Author : Hurriyet Dailynews

Posted : March 3, 2017




The already tense Turkish-German relationship has hit a new bump in the road, after the cancelation of a meeting by Turkish Justice Minister Bekir Bozdağ with Turkish citizens in Gaggenau in southern Germany, planned as part of campaigning for the April 16 referendum on shifting Turkey to an executive presidential system.


Foreign Minister Mevlüt Çavuşoğlu described the cancellation of Bozdağ meeting as “another example of systematic implementation of the German deep state,” while German Ambassador to Ankara Martin Erdmann was summoned to the ministry late on March 2.


The latest crisis between the two NATO allies was sparked after the local municipality in Gaggenau revoked permission for a hall meeting between Justice Minister Bozdağ and members of the Turkish community, which had been scheduled for March 2.


Germany, home to nearly three million Turkish citizens, is often visited by Turkish politicians ahead of key polls. Votes cast abroad have a significant impact on election results, as the overseas electorate makes up around 5 percent of Turkey’s entire electorate.


Germany also barred President Recep Tayyip Erdoğan from holding a planned rally with Germany-based Turkish citizens last year, after the failed July 2016 military coup attempt.


“This is a systematic move of the German deep state. This move of Germany denounces democracy, the right to assembly and freedom of expression,” Çavuşoğlu told reporters on March 3, describing the cancelation of Bozdağ’s meeting as an “example of Germany and the Western world’s double-standards on democratic implementations.”


He also noted that Germany did not allow President Erdoğan to meet with Turks in Germany in the aftermath of the July 2016 coup attempt while “allowing the [outlawed Kurdistan Workers’ Party] PKK to hold a meeting.”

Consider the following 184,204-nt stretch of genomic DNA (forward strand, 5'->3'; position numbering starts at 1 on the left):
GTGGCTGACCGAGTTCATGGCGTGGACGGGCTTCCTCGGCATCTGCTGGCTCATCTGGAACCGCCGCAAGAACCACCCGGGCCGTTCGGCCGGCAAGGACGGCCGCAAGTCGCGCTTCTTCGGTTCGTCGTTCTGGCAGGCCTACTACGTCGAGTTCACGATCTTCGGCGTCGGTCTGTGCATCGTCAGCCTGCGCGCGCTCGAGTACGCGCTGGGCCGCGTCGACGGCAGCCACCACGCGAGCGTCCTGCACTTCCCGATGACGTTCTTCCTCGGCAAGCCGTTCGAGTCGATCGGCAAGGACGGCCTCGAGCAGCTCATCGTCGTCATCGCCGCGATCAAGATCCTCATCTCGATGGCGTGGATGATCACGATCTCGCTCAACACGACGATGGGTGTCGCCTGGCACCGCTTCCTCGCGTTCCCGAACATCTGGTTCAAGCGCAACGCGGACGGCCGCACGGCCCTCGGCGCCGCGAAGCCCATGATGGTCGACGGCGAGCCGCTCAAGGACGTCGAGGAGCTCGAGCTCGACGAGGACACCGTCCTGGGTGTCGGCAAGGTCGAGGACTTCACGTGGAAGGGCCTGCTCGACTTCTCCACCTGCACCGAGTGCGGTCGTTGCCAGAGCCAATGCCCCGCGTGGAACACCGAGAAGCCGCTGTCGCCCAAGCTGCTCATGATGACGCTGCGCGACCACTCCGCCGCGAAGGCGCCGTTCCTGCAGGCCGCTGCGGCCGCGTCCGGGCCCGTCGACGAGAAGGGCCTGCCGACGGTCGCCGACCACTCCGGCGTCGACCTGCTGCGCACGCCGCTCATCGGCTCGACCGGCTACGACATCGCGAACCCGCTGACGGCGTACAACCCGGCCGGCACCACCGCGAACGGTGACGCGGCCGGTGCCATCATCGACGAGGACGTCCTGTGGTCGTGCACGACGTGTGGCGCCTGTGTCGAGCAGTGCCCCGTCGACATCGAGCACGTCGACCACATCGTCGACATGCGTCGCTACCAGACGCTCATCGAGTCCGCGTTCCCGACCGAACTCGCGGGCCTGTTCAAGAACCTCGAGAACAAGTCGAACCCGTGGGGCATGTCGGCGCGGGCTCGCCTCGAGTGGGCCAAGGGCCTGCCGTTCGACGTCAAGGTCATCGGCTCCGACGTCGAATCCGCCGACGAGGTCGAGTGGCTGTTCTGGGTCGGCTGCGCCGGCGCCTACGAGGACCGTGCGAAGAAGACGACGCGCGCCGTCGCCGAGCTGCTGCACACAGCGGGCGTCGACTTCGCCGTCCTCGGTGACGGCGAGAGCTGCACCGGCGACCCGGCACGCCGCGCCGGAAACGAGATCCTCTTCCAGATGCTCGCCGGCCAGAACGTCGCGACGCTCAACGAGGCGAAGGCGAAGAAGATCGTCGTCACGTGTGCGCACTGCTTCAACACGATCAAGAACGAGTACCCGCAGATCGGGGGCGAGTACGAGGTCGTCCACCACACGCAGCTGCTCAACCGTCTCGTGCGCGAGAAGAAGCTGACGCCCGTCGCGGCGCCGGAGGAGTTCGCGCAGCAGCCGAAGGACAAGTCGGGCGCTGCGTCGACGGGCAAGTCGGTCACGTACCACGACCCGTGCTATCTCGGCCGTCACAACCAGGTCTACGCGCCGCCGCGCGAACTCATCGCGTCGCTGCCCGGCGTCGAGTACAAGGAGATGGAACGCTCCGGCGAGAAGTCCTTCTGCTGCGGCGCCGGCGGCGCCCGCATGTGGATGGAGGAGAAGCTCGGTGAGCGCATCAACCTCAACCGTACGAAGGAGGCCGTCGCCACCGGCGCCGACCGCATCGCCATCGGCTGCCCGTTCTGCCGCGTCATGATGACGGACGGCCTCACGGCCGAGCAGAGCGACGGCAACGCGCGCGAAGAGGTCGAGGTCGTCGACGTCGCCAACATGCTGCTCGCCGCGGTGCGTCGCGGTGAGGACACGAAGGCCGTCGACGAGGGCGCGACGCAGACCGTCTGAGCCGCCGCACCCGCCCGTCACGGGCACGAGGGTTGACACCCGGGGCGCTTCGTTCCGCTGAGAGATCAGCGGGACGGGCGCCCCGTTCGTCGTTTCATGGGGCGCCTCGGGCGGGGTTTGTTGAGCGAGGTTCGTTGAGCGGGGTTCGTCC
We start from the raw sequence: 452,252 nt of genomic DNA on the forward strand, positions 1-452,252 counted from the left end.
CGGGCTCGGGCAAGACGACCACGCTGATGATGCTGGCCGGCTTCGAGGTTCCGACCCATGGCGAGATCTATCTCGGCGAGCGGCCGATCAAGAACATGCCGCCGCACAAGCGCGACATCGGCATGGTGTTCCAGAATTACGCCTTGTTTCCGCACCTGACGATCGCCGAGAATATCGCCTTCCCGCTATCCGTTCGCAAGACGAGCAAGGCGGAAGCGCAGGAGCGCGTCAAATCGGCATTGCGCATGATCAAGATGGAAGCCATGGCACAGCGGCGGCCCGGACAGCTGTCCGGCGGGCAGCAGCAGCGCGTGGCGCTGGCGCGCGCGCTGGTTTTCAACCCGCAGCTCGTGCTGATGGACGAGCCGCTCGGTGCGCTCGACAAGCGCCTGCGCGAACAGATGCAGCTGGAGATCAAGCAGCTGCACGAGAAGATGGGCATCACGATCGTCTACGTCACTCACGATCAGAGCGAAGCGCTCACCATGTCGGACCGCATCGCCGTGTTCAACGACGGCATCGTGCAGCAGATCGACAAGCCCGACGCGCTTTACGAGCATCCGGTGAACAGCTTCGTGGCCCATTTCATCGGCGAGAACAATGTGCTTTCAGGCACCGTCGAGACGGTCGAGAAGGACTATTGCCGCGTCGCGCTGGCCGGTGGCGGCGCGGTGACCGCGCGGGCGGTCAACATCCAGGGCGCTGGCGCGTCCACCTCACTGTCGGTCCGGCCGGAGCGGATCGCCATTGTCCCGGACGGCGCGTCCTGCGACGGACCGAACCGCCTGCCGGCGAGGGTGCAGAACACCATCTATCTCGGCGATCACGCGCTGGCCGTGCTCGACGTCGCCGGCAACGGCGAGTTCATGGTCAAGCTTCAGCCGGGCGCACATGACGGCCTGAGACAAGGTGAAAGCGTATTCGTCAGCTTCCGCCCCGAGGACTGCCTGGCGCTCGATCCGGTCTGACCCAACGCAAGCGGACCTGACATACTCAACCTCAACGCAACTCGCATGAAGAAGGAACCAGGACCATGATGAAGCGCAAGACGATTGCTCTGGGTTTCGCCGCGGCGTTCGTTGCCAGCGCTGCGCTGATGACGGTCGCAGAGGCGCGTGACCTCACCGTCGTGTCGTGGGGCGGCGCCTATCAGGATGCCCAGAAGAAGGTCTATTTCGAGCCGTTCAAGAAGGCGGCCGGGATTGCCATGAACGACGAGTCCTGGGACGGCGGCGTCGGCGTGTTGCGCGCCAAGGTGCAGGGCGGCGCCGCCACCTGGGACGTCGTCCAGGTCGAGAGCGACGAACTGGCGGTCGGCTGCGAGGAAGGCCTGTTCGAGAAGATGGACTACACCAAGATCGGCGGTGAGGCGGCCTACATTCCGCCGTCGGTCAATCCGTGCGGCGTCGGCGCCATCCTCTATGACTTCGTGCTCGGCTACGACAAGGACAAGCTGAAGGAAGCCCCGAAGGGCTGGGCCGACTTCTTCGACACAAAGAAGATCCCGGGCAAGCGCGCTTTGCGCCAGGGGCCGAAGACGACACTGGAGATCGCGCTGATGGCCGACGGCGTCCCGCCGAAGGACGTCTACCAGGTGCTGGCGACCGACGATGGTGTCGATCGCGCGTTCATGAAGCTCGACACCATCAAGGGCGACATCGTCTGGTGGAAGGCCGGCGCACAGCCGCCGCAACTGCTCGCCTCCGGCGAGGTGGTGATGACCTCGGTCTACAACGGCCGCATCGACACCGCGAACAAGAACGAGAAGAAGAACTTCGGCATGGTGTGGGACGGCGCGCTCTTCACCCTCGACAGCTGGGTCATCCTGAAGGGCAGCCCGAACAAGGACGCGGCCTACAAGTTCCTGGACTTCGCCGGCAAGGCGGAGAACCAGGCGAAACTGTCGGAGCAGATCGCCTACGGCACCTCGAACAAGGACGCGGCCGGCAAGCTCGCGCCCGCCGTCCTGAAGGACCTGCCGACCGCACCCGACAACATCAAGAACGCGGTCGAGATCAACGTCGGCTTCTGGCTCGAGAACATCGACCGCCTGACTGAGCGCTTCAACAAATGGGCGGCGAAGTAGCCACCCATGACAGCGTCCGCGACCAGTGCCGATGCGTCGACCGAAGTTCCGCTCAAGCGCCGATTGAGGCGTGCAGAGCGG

“You permit leaders of terror organizations but you don’t allow Turkey’s democratically elected President Recep Tayyip Erdoğan. This is inexplicable,” Çavuşoğlu said. “You have to see Turkey as an equal partner. Turkey is not a country under your order. You are not Turkey’s boss. You are not a first class and Turkey is not a second class country. We don’t treat you like this. You have to treat Turkey like an equal partner,” he added.


Bozdağ: Germany has become a haven to terror groups


Justice Minister Bozdağ, meanwhile, also lashed out at the German authorities on March 3, claiming that Germany has become a “haven for terrorist organizations” like the PKK, the Fethullahist Terror Organization (FETÖ) and the Revolutionary People’s Liberation Party-Front (DHKP-C).  “Turkey’s justice system is more independent than the justice system in Germany,” Bozdağ claimed.


EU Minister: Don’t erect new Berlin Walls


EU Minister Ömer Çelik also criticized the cancellation of the meeting via his Twitter account on March 3.

“We share common values with Germany such as democracy, the rule of law, and fundamental rights and freedoms. We expect respect to these values. Preventing meetings with our citizens in Germany is a clear obstruction of the use of a democratic right,” Çelik said.


“Those who erect new ideological and mental Berlin Walls give the greatest damage to European democracies. If democratic gatherings are prevented then geographical and political barbed wires are constructed against democracy. Anti-immigrant, anti-Semitic, racist and Islamophobic political movements are also against the values of the EU. Actions tantamount to the demands of such movements to prevent our gatherings with our citizens only put European democracies in the wrong hands. A country that prevents us from meeting our citizens should understand that the consequences of these actions would be the weakening of democratic values,” he added.


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